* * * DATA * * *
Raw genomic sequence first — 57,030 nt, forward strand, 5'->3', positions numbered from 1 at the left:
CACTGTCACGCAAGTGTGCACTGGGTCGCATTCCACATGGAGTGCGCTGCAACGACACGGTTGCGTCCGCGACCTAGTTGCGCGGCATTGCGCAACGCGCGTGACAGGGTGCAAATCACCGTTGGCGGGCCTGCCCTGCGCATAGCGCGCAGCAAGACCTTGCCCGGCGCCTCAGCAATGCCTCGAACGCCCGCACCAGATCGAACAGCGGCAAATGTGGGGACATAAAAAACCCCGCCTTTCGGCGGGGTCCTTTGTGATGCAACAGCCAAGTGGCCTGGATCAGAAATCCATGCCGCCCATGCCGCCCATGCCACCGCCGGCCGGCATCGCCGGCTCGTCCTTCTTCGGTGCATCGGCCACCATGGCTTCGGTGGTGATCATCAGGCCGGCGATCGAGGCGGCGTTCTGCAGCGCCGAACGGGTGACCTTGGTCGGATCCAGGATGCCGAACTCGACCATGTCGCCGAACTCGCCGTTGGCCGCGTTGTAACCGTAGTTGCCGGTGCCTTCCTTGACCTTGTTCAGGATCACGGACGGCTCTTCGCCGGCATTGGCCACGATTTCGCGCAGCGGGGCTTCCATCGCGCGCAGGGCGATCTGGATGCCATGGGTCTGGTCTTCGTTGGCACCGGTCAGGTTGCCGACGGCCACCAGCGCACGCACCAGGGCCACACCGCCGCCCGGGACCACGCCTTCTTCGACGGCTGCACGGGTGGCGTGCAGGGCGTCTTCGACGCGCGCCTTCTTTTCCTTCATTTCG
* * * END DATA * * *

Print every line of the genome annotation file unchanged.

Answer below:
Raw genomic sequence first — 57,030 nt, forward strand, 5'->3', positions numbered from 1 at the left:
CACTGTCACGCAAGTGTGCACTGGGTCGCATTCCACATGGAGTGCGCTGCAACGACACGGTTGCGTCCGCGACCTAGTTGCGCGGCATTGCGCAACGCGCGTGACAGGGTGCAAATCACCGTTGGCGGGCCTGCCCTGCGCATAGCGCGCAGCAAGACCTTGCCCGGCGCCTCAGCAATGCCTCGAACGCCCGCACCAGATCGAACAGCGGCAAATGTGGGGACATAAAAAACCCCGCCTTTCGGCGGGGTCCTTTGTGATGCAACAGCCAAGTGGCCTGGATCAGAAATCCATGCCGCCCATGCCGCCCATGCCACCGCCGGCCGGCATCGCCGGCTCGTCCTTCTTCGGTGCATCGGCCACCATGGCTTCGGTGGTGATCATCAGGCCGGCGATCGAGGCGGCGTTCTGCAGCGCCGAACGGGTGACCTTGGTCGGATCCAGGATGCCGAACTCGACCATGTCGCCGAACTCGCCGTTGGCCGCGTTGTAACCGTAGTTGCCGGTGCCTTCCTTGACCTTGTTCAGGATCACGGACGGCTCTTCGCCGGCATTGGCCACGATTTCGCGCAGCGGGGCTTCCATCGCGCGCAGGGCGATCTGGATGCCATGGGTCTGGTCTTCGTTGGCACCGGTCAGGTTGCCGACGGCCACCAGCGCACGCACCAGGGCCACACCGCCGCCCGGGACCACGCCTTCTTCGACGGCTGCACGGGTGGCGTGCAGGGCGTCTTCGACGCGCGCCTTCTTTTCCTTCATTTCG